According to Adam Kirsch
There’s no reason to think that Xenophon’s dull moralist or Aristophanes’s comic foil is closer to the real Socrates than Plato’s philosopher — rather the contrary, since Plato was the closest to Socrates of any of them. But the three portraits are a reminder that we have no direct access to the real Socrates, whoever he was. We have only interpretations and texts, which both reveal and conceal
But it has always been a matter of debate whether the Socrates Plato writes about is a faithful reflection of the man who walked the streets of Athens. Certainly in the middle and later Platonic dialogues, Socrates seems to become more a mouthpiece for Plato’s own elaborate metaphysical doctrines than the straightforward “gadfly” of the early dialogues.
History is marbled through with fiction and distortion. For example, according to Dalya Alberge
He was a 19th-century explorer who risked his life to unearth a great secret – the source of the White Nile, a mystery since Alexander the Great first posed the question. But new research reveals that John Hanning Speke’s place in history was eclipsed by a jealous, charismatic rival, who stole the limelight by convincing others Speke was an unscrupulous, disloyal man devoid of emotion.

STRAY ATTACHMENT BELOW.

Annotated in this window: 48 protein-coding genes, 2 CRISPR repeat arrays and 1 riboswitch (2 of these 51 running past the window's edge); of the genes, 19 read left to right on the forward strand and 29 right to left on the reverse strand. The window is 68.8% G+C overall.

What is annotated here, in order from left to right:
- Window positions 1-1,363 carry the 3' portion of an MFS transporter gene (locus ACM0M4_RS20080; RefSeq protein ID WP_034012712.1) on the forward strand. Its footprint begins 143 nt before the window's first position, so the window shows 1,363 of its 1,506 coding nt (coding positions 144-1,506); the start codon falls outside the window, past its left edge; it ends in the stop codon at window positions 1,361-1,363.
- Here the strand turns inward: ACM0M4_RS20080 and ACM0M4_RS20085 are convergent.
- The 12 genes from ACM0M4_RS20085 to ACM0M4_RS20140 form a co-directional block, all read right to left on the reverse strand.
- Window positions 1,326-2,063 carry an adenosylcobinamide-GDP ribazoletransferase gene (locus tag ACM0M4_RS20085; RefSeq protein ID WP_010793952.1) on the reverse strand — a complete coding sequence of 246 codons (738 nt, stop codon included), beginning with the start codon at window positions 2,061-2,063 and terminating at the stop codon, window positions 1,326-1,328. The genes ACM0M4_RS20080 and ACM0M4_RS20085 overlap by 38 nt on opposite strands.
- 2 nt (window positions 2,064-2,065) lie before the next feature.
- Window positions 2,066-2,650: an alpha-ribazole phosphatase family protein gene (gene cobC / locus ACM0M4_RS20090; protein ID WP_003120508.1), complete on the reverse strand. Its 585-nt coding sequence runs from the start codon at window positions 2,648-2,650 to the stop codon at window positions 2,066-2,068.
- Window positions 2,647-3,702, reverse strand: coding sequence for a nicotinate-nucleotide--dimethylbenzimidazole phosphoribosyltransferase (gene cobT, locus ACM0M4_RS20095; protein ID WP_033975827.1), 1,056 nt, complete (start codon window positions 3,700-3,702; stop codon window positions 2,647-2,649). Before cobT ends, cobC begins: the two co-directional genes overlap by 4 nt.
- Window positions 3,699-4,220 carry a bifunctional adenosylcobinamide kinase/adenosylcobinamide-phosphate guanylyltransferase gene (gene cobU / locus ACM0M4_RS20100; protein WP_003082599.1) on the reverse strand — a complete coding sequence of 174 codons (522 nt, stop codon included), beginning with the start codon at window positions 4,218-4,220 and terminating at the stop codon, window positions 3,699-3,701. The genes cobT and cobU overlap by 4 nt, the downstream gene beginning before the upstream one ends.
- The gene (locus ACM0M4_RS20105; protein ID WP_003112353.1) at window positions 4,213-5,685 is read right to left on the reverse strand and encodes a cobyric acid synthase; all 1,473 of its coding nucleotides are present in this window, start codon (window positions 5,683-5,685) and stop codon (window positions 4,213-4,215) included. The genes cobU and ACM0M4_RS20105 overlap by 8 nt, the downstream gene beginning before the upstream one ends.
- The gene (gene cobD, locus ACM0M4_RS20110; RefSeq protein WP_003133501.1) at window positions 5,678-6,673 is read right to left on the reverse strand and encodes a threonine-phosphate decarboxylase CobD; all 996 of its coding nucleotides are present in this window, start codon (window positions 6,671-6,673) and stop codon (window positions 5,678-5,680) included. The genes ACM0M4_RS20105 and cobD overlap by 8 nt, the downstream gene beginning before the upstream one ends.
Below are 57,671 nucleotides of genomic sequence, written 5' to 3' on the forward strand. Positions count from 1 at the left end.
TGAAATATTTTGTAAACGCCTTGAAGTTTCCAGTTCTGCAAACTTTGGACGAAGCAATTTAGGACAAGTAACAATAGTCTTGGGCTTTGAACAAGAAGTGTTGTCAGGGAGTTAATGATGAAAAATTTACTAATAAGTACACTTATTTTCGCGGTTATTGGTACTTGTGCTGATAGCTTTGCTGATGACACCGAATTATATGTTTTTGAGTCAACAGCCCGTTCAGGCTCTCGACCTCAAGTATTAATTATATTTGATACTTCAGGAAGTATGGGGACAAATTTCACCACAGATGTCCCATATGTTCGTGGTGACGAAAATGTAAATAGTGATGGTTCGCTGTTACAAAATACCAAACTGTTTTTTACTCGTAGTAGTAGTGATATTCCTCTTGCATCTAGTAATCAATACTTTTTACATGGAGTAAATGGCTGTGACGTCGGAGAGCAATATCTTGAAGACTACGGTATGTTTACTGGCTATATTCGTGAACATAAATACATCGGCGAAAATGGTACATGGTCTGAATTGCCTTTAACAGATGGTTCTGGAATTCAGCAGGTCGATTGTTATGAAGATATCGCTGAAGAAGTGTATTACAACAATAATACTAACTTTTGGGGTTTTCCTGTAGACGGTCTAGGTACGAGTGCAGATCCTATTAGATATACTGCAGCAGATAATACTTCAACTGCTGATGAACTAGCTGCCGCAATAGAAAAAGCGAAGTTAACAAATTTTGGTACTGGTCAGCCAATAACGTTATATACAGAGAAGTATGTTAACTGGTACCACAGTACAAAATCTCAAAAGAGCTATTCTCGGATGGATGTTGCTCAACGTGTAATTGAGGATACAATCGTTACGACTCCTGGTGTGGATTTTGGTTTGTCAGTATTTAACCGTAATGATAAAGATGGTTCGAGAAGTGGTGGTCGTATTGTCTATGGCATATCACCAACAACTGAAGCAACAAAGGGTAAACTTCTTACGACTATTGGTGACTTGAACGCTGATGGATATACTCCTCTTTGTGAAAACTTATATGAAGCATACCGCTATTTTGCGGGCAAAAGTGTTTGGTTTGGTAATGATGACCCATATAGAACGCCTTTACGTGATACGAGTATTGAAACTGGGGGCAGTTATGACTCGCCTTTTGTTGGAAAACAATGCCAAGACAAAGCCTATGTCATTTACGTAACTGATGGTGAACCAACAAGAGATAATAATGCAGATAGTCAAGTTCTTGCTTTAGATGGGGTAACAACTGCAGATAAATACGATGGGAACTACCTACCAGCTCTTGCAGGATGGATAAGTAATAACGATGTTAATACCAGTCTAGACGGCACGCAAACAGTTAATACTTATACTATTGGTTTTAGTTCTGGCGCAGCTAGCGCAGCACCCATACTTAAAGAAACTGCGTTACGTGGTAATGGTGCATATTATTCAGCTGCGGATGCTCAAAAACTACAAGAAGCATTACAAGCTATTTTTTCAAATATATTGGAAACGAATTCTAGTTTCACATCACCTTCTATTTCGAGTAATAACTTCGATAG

Previously unpublished documents cast fresh light on Speke, showing he was very different to the character portrayed by Sir Richard Burton, his travelling companion, whose denigrating image has long been accepted by historians.
Tim Jeal, author of a new book Explorers of the Nile, has unearthed evidence that has convinced him Speke’s achievements were “diminished by what a very skilful, clever but ultimately cynical person had done to him”.